Every winter, the school gets salmon eggs from a hatchery and raises them for several months in a special tank.
In spring, the kids release them into the creek and send them off to the ocean, hoping they will return to spawn. It’s a service oriented venture that began as a master’s degree project for a student teacher many years ago.
Traditionally, sixth graders have been involved in the project, but the goal is to eventually have fourth graders take over, as it is a better match for their curriculum.
"Fourth graders study Washington state," explains Peggy Sherman, sixth grade teacher at the school. "So the ‘Salmon in the Classroom’ project fits better there than in the sixth grade."
Sherman has been in charge of the project for the past three years.
This year, however, she is passing the reins down to fourth grade teacher, Brooke Selg.
The project, which is conducted by the Department of Fish and Wildlife, involves 800 teachers in the state.
In early January, Bear Creek was given 250 salmon eggs, which were put in a 55 gallon tank.
In the initial stages, small groups of sixth grade volunteers visit the tank each day to observe the eggs and note when they hatch.
After this has occurred, they watch for the fish to lose their yolk sac. Once the sac is gone, they will feed the salmon ground shrimp several times a day.
"They’ll also measure the water quality, track nitrates, nitrites, measure the pH level and ammonia," says Selg. "They’ll calculate the Accumulated Thermal Units, as well, and record all of these measurements on a big chart."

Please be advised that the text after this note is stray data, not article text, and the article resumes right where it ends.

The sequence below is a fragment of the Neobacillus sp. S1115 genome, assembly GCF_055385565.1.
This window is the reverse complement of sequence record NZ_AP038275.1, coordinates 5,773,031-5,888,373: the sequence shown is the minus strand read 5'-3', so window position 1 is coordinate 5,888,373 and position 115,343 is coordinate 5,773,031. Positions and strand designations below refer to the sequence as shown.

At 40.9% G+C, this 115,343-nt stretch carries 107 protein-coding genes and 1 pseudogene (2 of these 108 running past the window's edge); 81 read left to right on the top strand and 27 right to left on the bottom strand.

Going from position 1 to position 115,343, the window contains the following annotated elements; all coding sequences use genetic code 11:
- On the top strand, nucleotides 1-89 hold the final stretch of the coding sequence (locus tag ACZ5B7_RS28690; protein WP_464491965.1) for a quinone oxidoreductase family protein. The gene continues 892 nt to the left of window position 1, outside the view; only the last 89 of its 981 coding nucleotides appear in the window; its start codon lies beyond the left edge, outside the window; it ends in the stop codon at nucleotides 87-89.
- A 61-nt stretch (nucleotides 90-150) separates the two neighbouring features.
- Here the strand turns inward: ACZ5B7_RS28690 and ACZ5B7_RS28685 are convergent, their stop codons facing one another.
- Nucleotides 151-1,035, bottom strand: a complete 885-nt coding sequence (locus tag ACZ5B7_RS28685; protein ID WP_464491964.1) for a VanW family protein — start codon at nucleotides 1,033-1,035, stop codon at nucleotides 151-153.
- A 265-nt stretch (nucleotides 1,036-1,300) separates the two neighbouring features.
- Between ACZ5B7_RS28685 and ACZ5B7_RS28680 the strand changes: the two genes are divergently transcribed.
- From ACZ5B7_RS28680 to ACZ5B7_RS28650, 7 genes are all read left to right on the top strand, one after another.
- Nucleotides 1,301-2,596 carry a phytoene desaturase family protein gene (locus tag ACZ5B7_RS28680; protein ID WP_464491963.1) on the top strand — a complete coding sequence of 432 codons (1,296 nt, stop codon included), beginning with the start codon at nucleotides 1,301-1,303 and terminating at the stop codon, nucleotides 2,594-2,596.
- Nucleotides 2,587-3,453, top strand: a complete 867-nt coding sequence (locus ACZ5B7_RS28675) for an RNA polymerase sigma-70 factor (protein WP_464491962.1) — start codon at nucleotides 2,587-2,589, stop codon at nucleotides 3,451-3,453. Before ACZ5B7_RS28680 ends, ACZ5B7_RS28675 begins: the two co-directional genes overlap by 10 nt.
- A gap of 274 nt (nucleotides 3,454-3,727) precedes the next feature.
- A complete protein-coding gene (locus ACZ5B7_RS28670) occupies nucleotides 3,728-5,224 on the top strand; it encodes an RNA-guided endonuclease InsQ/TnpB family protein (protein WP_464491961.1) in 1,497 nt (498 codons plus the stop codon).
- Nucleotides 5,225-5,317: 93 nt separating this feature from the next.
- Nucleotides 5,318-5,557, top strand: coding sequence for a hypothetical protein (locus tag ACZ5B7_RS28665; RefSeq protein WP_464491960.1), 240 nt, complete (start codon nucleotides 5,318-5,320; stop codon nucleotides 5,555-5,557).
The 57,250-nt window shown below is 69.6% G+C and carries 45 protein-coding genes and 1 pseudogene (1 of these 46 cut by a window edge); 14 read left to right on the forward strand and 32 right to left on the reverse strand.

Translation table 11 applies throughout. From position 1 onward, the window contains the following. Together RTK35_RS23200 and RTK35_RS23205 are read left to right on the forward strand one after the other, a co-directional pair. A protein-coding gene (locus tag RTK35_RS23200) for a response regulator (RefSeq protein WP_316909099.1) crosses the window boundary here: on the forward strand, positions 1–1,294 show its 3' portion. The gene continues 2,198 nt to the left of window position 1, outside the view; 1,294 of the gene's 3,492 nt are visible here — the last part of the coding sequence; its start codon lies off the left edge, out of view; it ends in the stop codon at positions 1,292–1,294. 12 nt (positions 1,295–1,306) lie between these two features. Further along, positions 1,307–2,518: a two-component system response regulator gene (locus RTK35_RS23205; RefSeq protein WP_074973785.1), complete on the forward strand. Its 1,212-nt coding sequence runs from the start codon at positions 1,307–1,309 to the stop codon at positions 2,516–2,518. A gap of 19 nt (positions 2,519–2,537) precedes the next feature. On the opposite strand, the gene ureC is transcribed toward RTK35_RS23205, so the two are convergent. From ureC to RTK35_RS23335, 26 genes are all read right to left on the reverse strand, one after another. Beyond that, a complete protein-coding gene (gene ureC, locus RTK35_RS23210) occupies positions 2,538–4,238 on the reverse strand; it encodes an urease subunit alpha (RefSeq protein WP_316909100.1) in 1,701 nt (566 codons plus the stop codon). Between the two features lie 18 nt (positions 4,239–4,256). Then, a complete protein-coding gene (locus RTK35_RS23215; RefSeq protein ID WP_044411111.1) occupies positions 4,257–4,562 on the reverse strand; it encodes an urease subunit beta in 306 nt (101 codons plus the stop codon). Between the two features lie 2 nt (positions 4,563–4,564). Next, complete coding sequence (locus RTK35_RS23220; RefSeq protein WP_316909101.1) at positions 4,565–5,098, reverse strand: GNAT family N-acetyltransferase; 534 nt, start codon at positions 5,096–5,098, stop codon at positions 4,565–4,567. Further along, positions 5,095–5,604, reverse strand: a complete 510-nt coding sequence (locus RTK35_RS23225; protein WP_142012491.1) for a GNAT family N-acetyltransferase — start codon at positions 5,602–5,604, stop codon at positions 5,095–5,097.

Selg comments that the project provides the students with an up close view of the lifecycle of the salmon and the impact of the environment on the fish.
"It encourages them to be stewards of the environment through hands-on involvement and gets them to personally invest in the health of the salmon," she notes.
Sherman adds, "The kids become highly engaged in the project and it is an intensely exciting experience as they take responsibility for the well-being of their fish. The life cycle and environmental needs of salmon become real in a way no book or paper exercise can explain. They care deeply about the salmon’s long-term well-being and the quality of the environment the fish are being released into. I think the project helps to build truly educated and involved citizens."
All of the participating students look forward to releasing the fish in the spring in the nearby creek. They hope that some of the salmon will find their way back later, however, the odds are slim.
According to Sherman, salmon will lay between 2,000 to 5,000 eggs and out of that number, only two will return. "We’ve actually never seen any salmon come back here," she adds. "Historically, there have been Coho in the creek, but not for many years." Many of the sixth grade volunteers are curious about the fish and hope to learn more about their development and survival techniques.
"I want to know why they don’t stay in freshwater," says Kinzley Copeland. "And I’d like to know how they find their way back home," adds Hannah Torggler. The students agree that it will be fun to watch the fish’s tails and heads pop out, as well as the changes in color they predict will occur.
"It feels good to know that we’re helping the environment," comments Veronica Hill. "I just hope that some of the salmon return."